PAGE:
The School of Contemporary Chinese Studies is pleased to invite you to the seminar presented by Professor Zhenzhi Guo, School of Journalism and Communication, Tsinghua University.
About the seminar
The recent Huang Yang incident (where a Fudan University graduate student was poisoned by a roommate) got wide-spread attention, recalling that of the Zhu Ling incident - a similar poisoning case that took place at Tsinhua University 19 years ago. The interest of public came not only from the conspicuousness of high intelligence quotient (IQ) killings by outstanding students from top universities, but also from deeper concerns about trust deficiency in a transforming society, where the legal justice and free expression is the focus.
Chinese social media are always actively involved in lawsuit cases, bringing online controversies and so-called "media trials". But the two cases have different outcomes. Huang Yang's murder was quickly cracked, with the discussion calming down; while the Zhu Ling's case, a historic left-over, has triggered a new round of cry for re-investigation and harsh curses on the "only suspect". Chinese netizens are always regarded as more passionate and irrational; while the website responses are just echoes to the Chinese governance of the day. They are authentic tests on the rule of the law in current China.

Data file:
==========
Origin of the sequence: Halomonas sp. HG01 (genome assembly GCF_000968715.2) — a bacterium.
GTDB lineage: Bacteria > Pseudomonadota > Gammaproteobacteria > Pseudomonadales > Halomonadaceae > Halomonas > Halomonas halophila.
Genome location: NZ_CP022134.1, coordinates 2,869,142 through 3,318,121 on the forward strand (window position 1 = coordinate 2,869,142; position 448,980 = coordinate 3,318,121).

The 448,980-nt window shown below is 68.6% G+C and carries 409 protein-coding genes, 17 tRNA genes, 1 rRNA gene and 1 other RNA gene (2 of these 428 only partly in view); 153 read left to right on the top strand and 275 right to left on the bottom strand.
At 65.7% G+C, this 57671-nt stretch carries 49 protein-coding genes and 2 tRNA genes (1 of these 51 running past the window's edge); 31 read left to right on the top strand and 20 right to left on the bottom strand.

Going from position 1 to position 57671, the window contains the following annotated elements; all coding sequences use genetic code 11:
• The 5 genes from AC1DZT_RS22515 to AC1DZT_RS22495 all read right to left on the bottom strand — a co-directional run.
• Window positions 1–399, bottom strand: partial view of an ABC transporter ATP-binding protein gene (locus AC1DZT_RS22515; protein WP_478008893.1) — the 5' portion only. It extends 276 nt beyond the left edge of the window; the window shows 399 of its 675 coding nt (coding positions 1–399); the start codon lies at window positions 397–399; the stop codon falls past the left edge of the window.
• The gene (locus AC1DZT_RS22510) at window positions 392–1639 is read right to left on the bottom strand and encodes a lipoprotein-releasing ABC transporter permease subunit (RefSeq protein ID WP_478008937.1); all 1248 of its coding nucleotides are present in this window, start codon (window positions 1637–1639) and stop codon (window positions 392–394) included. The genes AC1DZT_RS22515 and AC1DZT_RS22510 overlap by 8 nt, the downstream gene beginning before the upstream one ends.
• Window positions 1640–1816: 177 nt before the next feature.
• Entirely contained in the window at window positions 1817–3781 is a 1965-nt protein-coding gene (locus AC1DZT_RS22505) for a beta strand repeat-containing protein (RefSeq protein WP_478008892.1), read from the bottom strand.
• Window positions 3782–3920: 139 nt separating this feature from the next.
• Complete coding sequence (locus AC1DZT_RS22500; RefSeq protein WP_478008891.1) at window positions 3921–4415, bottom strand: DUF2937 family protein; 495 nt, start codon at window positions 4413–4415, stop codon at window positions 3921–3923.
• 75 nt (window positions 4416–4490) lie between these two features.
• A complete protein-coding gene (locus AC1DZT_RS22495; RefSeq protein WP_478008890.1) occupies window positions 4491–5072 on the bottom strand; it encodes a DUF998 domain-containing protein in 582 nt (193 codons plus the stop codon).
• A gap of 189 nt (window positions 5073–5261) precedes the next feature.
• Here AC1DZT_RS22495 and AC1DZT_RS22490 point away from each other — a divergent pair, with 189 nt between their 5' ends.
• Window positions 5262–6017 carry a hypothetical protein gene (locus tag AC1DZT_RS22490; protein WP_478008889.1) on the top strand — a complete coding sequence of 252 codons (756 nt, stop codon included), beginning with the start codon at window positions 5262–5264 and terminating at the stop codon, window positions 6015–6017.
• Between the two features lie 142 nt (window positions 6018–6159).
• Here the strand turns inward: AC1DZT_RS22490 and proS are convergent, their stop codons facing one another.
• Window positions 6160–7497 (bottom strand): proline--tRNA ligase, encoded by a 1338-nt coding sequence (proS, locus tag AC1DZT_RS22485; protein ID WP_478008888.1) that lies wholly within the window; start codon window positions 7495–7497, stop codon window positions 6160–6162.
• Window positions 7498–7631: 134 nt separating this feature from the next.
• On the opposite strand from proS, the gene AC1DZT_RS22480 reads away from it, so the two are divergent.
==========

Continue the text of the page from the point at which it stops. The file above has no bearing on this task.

Professor Zhenzhi Guo is from the School of Journalism and Communication, Tsinghua University, China. She is currently a member of the Academic Committee of Tsinghua University, President of the Chinese Association of Global Communication, and editor of the Chinese edition of Global Media Journal.
Professor Guo entered Beijing Broadcasting Institute in Spring 1978, as one of the first batch journalism students after the Cultural Revolution. She became a graduate student in September 1979. She entered Renmin University in 1985 and finished her PhD study in 1988.
Before moving to Tsinghua University in 2004, Professor Guo had worked with Beijing Broadcasting Institute (1982-1985, 1994-2004), Chinese Academy of Social Sciences (1988-1994). She was also a visiting scholar at Concordia University, Canada (1995, eight months), University of Texas at Austin, USA (1996, six months), Seoul National University, South Korea (2000-2001, 12 months) , Cologne University, Germany (2003, 2004, two months), University of Canterbury, New Zealand (2007, one month), Singapore National University, Singapore (2010, three months).
Professor Guo was trained in history of the media. Her academic interests include journalism history and history of the media with a focus on social involvement. She is the author of several books, including A History of Chinese Television (in Chinese, 1991, 1997), Broadcasting History: Of China and the World (in Chinese, 2005, 2008). Her recent research is on new media development, media law, regulations, and ethics in China. She has just finished a research on Chinese television and the Southeast Asian context.